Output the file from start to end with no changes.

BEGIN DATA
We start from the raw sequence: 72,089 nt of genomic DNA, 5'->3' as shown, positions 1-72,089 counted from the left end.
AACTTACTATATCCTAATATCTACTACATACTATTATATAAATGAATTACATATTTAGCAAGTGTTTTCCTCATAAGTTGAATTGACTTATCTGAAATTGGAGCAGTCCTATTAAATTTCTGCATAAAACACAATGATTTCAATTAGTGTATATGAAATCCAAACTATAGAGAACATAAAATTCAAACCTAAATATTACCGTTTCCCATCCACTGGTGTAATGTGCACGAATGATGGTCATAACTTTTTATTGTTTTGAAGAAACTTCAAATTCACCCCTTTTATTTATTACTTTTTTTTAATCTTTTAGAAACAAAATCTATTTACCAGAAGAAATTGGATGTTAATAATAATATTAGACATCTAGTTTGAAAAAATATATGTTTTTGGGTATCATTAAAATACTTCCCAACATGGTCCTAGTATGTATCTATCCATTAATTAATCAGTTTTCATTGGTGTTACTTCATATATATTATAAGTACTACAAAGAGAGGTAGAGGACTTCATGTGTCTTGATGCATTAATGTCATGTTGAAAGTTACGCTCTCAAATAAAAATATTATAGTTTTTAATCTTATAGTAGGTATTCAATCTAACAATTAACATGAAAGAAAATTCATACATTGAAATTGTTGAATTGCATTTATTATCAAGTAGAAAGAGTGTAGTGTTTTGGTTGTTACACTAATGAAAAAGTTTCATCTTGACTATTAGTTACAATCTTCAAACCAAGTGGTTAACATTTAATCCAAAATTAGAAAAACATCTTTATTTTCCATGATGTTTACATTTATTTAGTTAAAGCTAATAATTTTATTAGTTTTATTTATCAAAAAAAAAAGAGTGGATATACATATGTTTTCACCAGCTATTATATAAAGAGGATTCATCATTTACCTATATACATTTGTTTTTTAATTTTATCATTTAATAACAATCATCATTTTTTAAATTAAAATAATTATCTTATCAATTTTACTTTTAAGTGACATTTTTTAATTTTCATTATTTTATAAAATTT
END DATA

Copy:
We start from the raw sequence: 72,089 nt of genomic DNA, 5'->3' as shown, positions 1-72,089 counted from the left end.
AACTTACTATATCCTAATATCTACTACATACTATTATATAAATGAATTACATATTTAGCAAGTGTTTTCCTCATAAGTTGAATTGACTTATCTGAAATTGGAGCAGTCCTATTAAATTTCTGCATAAAACACAATGATTTCAATTAGTGTATATGAAATCCAAACTATAGAGAACATAAAATTCAAACCTAAATATTACCGTTTCCCATCCACTGGTGTAATGTGCACGAATGATGGTCATAACTTTTTATTGTTTTGAAGAAACTTCAAATTCACCCCTTTTATTTATTACTTTTTTTTAATCTTTTAGAAACAAAATCTATTTACCAGAAGAAATTGGATGTTAATAATAATATTAGACATCTAGTTTGAAAAAATATATGTTTTTGGGTATCATTAAAATACTTCCCAACATGGTCCTAGTATGTATCTATCCATTAATTAATCAGTTTTCATTGGTGTTACTTCATATATATTATAAGTACTACAAAGAGAGGTAGAGGACTTCATGTGTCTTGATGCATTAATGTCATGTTGAAAGTTACGCTCTCAAATAAAAATATTATAGTTTTTAATCTTATAGTAGGTATTCAATCTAACAATTAACATGAAAGAAAATTCATACATTGAAATTGTTGAATTGCATTTATTATCAAGTAGAAAGAGTGTAGTGTTTTGGTTGTTACACTAATGAAAAAGTTTCATCTTGACTATTAGTTACAATCTTCAAACCAAGTGGTTAACATTTAATCCAAAATTAGAAAAACATCTTTATTTTCCATGATGTTTACATTTATTTAGTTAAAGCTAATAATTTTATTAGTTTTATTTATCAAAAAAAAAAGAGTGGATATACATATGTTTTCACCAGCTATTATATAAAGAGGATTCATCATTTACCTATATACATTTGTTTTTTAATTTTATCATTTAATAACAATCATCATTTTTTAAATTAAAATAATTATCTTATCAATTTTACTTTTAAGTGACATTTTTTAATTTTCATTATTTTATAAAATTT